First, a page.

Growing and Caring for Astrophytum Myriostigma

 

Astrophytum myriostigma (ass-tro-FY-tum MEE-ree-oh-STIG-mah) is a blooming spineless cactus species in the Cactaceae family and genus Astrophytum. It’s worth noting that the term Astrophytum comes from the Greek word astron, which means “star plant.”

Astrophytum Myriostigma Bishop Cap Cactus PinFlowers The lovely succulent Astrophytum Myriostigma, like other plants in this genus, grows in the shape of a star.

Bishop’s Cap Cactus Care Instructions

Astrophytum myriostigma (Botanical Name)
Bishop’s Cap Cactus, Star Cactus, Bishop’s Miter Cactus, Bishop’s Hat Cactus
Cactaceae family, genus Astrophytum | Mexico
Growability: Easy
Grow USDA hardiness zones 10–11
Size: mature 23′′-39′′ height, ” inches around
Flowering time: Spring or early summer, yellow with a crimson or orange core.
Never expose yourself to direct sunlight.
Temperature range: 50°-68° Fahrenheit
Water: Low water requirements
Fertilizer: A diluted liquid fertilizer with a low nitrogen concentration.
Pests and Diseases: Mealybug, Plant Scale, Overwatering Rot
Propagation: Seeds
Grooming: None
Uses Excellent houseplant and window sill plants.

It is known as Echinocactus myriostigma, as well as numerous other common names:

  • The Star Cactus
  • Bishop’s Hood,
  • Bishop’s Cap,
  • Bishop’s Miter cactus
  • The Bishop’s Hat
  • Cactus Deacons Hat Miter
  • The Monk’s Hood

Bishop’s Cap is endemic to northern and central Mexico’s highlands, where it thrives on rocky, calcareous soil.

In the mid-nineteenth century, Cactus Astrophytum was imported into Europe.

The Bishop’s Hat grows at an elevation of 2500′ – 5000′ feet above sea level in its native environment and is suitable for USDA hardiness zones 10-11.

Size and Growth of Bishop’s Cap Cactus (Astrophytum)

Young Bishop’s cap plants have a globe-like appearance and are more or less spherical in shape. As the plant grows higher, the white hairy scales resemble a bishop’s mitre, the traditional head-dress used by bishops.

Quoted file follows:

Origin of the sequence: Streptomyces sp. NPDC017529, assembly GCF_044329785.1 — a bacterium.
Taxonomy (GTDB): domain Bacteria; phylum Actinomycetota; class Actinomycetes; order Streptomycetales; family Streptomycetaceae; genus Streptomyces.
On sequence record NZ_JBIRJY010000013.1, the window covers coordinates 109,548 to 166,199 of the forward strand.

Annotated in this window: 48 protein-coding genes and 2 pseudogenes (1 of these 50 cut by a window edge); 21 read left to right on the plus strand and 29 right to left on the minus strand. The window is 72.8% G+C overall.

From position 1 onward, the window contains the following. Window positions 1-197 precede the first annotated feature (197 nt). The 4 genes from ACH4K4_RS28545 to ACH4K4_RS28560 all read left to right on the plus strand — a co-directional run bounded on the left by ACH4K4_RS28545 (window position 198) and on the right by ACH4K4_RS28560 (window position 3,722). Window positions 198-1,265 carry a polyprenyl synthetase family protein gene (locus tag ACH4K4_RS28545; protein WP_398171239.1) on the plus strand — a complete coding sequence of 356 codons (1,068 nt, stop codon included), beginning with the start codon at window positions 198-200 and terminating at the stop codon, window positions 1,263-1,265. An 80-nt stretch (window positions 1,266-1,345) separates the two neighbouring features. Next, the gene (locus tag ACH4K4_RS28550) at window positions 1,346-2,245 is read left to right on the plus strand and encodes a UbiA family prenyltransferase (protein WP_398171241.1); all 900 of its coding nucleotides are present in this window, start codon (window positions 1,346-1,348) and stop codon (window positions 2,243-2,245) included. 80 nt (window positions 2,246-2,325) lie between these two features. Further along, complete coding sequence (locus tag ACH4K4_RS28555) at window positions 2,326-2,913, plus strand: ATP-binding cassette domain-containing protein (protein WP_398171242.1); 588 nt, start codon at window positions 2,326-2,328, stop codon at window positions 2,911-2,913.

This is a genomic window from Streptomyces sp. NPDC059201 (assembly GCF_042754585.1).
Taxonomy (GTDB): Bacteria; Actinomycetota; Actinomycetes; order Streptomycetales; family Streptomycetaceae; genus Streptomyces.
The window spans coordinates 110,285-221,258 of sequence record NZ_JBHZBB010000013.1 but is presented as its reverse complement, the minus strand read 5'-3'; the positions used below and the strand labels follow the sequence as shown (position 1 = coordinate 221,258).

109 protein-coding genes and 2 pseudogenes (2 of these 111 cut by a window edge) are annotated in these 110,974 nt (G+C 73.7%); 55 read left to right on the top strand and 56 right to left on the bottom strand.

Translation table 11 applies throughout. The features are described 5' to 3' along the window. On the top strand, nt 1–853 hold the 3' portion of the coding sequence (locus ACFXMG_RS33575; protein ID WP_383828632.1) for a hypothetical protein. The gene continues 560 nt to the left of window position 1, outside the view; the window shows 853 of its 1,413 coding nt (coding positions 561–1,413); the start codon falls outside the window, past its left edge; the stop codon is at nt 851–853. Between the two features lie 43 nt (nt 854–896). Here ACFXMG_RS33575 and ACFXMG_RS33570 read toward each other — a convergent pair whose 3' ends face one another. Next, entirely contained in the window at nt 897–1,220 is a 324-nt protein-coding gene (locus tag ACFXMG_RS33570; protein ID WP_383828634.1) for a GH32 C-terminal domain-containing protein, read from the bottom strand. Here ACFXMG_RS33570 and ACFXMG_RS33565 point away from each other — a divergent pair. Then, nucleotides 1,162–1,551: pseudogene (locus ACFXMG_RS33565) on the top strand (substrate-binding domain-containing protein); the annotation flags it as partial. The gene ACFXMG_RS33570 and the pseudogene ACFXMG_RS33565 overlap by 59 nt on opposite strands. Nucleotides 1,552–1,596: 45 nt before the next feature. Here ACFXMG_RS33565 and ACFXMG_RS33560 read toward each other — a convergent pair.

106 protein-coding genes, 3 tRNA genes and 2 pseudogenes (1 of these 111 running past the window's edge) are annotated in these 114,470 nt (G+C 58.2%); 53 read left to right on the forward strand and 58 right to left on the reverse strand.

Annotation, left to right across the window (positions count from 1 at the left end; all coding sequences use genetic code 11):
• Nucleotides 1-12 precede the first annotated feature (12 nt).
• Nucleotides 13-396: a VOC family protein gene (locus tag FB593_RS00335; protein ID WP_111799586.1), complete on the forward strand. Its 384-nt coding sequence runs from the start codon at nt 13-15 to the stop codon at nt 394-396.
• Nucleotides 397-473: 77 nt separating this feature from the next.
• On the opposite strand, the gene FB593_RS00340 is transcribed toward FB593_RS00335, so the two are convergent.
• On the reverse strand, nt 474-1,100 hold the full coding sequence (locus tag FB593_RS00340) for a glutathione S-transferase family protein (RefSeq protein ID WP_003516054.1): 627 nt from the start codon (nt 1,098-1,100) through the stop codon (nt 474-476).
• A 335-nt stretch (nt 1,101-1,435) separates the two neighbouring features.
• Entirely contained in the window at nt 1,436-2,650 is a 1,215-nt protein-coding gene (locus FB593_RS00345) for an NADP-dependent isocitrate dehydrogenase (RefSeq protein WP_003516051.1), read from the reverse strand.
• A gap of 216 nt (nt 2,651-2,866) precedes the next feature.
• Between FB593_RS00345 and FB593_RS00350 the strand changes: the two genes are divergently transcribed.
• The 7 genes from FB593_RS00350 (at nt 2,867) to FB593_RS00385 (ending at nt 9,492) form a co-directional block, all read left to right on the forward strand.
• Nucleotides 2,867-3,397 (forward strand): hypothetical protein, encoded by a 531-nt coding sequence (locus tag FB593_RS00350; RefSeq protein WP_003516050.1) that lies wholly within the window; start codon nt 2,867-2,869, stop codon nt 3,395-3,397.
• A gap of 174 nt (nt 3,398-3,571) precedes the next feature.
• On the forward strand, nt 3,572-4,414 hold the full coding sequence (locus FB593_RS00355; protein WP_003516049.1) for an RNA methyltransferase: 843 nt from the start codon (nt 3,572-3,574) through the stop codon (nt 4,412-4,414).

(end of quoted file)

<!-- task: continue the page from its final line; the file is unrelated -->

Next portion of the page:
Adult Bishop’s Cap plants are often star-shaped, with 5 projecting ribs that have white dots or spots. Keep in mind, though, that the number of ribs might vary.

The star plant can have as little as three ribs or as many as ten ribs in exceptional circumstances! A mature Astrophytum Myriostigma stem can reach heights of 23′′ – 39′′ inches and a diameter of 8′′ inches.

Bishop’s Cap has a sluggish growth rate and takes its time to mature and produce blossoms.

Fragrance and Flowering

While the foliage is lovely on its own, the yellow blossom only adds to Astrophytum Myriostigma’s allure. The daisy-like blossom appears at the top of a mature plant and is often little more than 2′′ in diameter.

Each flower blooms for around two days. The blooms, on the other hand, bloom in succession, thus the blossoming season might stretch for months. The blooms are yellow with a scarlet or orange center and bloom in the spring or early summer. Despite their modest development pace, immature plants can rapidly blossom. These blooms have a light aroma that lingers.

Temperature and light

Astrophytum myriostigma appreciates sunshine and warmth.

Young plants, on the other hand, cannot tolerate direct sunshine. Plants thrive in mild shade and should never be planted in direct sunlight. Keep in mind that these plants require relaxation throughout the winter. As the temperature decreases toward the end of the year, keep it below 50° Fahrenheit to allow the plant to rest throughout the winter.